Saturday, October 15, 2016

Giddy Up, Eunice

Day #15

I took a break from reading Alexander Hamilton this summer to read Giddy Up, Eunice by Sophie Hudson.

This is her third book and just might be my favorite.

The other two were more memoir like in genre.

This one is a close look at the multi-generational relationships 
in the bible between women.

The word “multi-generational” is a funny word for me.

Last year when I was at our church’s women’s retreat,

the one where I spoke with all the courage of the cowardly lion from Wizard of Oz,

I got to spend time with a lovely young woman 
who was leading the worship songs.

We had such a great time together.

She was interesting, talented and a quick wit.

I so enjoyed her.

I decided the week following the event to send her an email telling her so.

She replied with sweet words and then a sentence something like this:

“I just love how our church fosters 
multi-generational relationships.”

Ummm… say what?

I was the “multi-generational” she was referring to!

She was in her 20s and for a second or two, 

I must’ve thought I was too.

Nothing the term “multi-generational” couldn’t fix right up.

I felt ready for a hip replacement 

or a plastic rain bonnet.

I shared this with my prayer group.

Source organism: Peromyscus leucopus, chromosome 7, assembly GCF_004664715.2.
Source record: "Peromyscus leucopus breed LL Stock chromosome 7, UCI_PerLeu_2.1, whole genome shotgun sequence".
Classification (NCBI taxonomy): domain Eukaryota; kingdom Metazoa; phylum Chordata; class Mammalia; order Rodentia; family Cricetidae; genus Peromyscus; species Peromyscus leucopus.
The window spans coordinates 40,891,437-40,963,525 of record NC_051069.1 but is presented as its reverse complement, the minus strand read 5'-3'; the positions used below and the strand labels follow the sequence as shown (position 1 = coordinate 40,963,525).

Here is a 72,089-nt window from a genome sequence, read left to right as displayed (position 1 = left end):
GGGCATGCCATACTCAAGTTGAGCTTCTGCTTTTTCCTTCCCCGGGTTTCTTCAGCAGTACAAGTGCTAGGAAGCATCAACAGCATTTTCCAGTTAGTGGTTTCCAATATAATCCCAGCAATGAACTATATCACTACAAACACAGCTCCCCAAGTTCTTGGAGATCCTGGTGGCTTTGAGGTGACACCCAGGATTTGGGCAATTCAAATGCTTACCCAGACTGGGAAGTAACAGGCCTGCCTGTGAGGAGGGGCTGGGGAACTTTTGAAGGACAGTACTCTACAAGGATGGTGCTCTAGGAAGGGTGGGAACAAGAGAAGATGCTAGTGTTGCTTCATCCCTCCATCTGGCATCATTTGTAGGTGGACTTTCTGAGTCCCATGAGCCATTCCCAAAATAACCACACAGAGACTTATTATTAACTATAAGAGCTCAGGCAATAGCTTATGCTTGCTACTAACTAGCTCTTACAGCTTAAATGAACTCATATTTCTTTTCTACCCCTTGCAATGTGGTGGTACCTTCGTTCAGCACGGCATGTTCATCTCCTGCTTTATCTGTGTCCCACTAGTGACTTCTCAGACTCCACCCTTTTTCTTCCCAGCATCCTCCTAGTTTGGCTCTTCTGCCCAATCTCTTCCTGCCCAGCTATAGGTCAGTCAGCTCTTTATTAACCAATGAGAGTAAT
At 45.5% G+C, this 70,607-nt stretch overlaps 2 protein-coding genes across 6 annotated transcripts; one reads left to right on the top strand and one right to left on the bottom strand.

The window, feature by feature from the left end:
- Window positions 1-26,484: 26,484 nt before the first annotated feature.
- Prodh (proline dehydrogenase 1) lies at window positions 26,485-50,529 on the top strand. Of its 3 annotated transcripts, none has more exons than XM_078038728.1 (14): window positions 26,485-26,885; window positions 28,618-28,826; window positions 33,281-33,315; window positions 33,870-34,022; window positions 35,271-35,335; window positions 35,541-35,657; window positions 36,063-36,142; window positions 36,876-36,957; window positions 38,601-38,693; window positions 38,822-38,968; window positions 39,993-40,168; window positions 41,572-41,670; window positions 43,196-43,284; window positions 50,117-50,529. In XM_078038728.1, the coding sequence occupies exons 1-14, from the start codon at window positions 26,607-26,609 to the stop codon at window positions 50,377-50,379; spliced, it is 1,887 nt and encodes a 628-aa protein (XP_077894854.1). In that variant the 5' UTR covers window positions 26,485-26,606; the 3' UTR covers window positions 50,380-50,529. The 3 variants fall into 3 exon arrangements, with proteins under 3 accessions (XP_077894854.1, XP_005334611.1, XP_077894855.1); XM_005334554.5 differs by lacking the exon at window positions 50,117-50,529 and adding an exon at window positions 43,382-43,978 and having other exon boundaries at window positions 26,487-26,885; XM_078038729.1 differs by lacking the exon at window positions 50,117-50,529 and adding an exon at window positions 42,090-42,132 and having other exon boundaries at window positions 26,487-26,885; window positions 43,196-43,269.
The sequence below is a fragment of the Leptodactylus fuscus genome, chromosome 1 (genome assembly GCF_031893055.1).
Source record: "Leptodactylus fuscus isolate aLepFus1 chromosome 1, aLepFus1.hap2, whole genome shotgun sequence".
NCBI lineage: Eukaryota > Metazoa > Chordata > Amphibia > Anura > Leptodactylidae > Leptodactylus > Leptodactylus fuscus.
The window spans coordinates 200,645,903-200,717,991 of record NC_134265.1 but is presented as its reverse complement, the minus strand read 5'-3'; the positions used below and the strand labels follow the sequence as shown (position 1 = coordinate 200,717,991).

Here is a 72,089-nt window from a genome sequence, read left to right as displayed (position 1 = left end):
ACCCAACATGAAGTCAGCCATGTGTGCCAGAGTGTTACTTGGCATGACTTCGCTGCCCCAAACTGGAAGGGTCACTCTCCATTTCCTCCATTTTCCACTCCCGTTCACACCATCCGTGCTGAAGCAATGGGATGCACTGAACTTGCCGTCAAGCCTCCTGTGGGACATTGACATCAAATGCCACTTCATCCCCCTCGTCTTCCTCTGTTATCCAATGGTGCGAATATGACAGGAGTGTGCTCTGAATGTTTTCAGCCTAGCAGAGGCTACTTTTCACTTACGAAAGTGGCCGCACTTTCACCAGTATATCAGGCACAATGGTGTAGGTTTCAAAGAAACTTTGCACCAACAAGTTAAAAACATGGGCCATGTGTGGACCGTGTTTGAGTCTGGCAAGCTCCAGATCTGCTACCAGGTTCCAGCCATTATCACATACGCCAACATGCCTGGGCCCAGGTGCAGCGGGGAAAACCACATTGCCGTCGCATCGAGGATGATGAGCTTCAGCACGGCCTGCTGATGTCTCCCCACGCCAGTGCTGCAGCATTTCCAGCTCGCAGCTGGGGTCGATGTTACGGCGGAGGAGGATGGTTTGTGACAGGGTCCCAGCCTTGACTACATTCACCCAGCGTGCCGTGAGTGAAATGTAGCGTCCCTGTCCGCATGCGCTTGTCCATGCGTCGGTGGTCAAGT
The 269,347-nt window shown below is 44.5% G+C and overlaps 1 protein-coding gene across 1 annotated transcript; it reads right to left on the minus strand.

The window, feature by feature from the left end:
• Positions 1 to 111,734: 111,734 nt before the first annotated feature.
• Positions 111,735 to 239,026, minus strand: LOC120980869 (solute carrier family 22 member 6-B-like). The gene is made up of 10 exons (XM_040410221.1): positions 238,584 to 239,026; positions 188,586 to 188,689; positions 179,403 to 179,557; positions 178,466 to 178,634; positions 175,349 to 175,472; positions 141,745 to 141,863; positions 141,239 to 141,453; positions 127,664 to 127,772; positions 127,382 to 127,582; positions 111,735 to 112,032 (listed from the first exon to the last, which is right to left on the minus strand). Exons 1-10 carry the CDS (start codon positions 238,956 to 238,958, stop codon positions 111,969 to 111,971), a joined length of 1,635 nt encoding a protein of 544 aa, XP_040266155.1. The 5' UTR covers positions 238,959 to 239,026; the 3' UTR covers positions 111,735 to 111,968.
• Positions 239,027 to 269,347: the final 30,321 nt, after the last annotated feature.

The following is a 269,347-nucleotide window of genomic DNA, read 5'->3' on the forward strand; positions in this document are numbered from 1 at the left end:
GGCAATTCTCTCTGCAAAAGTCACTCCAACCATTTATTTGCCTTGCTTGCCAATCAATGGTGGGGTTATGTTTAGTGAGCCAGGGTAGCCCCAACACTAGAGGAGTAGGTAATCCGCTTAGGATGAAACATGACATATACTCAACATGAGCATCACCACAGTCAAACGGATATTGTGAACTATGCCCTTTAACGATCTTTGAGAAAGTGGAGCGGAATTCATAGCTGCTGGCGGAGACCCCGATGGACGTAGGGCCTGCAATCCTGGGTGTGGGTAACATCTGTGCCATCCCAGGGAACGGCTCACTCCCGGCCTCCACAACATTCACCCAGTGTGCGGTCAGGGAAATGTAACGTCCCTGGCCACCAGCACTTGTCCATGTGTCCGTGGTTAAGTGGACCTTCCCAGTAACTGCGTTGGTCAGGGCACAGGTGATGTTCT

They love bringing it up every now and then.

As it turns out, 

so does God.

He keeps surrounding me with these smart, beautiful, younger women who are so open and funny and friendly.

I love it!

But I feel like I need to warn them
of my impending hip replacement.

Oh, it’s coming… eventually.

As God would have it,

Sophie’s book came out right in the middle of me feeling like the “Meemaw” 
around these adorable young women.

The book is divided into three parts, discussing the “multi-generational” relationships in the bible between 

Naomi and Ruth, 
Elizabeth and Mary 
and Eunice and Lois.

Sophie does a beautiful job showing the wisdom, comfort and companionship these women provided for each other.

As in both ways.

As Sophie always beautifully does, she peppers in stories of her own “multi-generational” relationships.

It reminded me of the sweet, dear, older ladies in my bible study.

They are all in their 80s.

I love them so 
and value every word they say.

They have such peace and wisdom.

I’m not there yet.

This book really sinks in that we need each other,

young and old,

and we shouldn’t break into groups 
by age all the time.

There’s too much we have to offer one another.

If you haven’t done so, check out Sophie’s blog at

And her other books:

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